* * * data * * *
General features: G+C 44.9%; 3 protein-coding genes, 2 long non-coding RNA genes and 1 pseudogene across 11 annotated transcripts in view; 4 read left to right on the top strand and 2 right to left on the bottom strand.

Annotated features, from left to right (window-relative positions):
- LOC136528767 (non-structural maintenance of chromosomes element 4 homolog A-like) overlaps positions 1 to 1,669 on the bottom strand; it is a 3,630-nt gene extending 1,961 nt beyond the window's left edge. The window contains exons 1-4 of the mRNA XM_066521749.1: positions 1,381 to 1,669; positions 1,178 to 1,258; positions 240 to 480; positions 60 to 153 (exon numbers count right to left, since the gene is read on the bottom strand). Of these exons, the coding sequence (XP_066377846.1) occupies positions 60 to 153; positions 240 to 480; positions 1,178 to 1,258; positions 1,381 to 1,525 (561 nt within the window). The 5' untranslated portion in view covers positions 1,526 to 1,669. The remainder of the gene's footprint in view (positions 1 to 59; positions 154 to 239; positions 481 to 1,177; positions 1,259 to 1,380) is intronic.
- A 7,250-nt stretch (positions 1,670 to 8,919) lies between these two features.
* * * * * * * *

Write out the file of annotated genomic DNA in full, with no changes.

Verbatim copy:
General features: G+C 44.9%; 3 protein-coding genes, 2 long non-coding RNA genes and 1 pseudogene across 11 annotated transcripts in view; 4 read left to right on the top strand and 2 right to left on the bottom strand.

Annotated features, from left to right (window-relative positions):
- LOC136528767 (non-structural maintenance of chromosomes element 4 homolog A-like) overlaps positions 1 to 1,669 on the bottom strand; it is a 3,630-nt gene extending 1,961 nt beyond the window's left edge. The window contains exons 1-4 of the mRNA XM_066521749.1: positions 1,381 to 1,669; positions 1,178 to 1,258; positions 240 to 480; positions 60 to 153 (exon numbers count right to left, since the gene is read on the bottom strand). Of these exons, the coding sequence (XP_066377846.1) occupies positions 60 to 153; positions 240 to 480; positions 1,178 to 1,258; positions 1,381 to 1,525 (561 nt within the window). The 5' untranslated portion in view covers positions 1,526 to 1,669. The remainder of the gene's footprint in view (positions 1 to 59; positions 154 to 239; positions 481 to 1,177; positions 1,259 to 1,380) is intronic.
- A 7,250-nt stretch (positions 1,670 to 8,919) lies between these two features.